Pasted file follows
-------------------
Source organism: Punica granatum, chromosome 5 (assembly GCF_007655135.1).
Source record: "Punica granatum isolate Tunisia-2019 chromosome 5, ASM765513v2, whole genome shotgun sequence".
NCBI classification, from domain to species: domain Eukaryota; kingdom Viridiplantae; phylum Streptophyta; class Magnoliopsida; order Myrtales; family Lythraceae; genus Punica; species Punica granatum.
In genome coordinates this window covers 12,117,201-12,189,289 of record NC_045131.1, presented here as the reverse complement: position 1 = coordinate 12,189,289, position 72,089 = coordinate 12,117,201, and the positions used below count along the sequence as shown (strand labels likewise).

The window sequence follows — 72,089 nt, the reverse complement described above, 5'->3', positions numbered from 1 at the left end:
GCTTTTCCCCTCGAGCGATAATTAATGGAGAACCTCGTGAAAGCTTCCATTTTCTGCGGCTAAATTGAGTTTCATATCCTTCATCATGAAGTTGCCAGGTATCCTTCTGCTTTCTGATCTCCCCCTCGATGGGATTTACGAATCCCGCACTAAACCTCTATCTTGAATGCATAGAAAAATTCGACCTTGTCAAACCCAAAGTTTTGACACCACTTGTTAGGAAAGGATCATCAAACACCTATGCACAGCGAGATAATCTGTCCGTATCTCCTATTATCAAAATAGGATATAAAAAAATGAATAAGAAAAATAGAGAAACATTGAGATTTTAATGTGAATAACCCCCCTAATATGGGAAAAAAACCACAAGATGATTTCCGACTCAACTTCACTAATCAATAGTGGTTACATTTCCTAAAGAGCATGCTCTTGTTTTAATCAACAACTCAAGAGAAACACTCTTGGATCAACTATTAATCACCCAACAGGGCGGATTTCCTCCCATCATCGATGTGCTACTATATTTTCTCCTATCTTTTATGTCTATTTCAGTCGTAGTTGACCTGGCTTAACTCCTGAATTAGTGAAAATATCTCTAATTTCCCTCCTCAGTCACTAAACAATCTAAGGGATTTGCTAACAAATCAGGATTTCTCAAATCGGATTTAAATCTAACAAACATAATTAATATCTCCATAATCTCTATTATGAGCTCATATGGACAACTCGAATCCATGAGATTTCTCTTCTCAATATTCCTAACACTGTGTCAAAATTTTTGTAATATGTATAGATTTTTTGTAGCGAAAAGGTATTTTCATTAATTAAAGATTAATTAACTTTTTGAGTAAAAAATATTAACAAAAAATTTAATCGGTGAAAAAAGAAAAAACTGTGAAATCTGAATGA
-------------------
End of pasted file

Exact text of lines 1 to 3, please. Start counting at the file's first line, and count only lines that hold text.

Source organism: Punica granatum, chromosome 5 (assembly GCF_007655135.1).
Source record: "Punica granatum isolate Tunisia-2019 chromosome 5, ASM765513v2, whole genome shotgun sequence".
NCBI classification, from domain to species: domain Eukaryota; kingdom Viridiplantae; phylum Streptophyta; class Magnoliopsida; order Myrtales; family Lythraceae; genus Punica; species Punica granatum.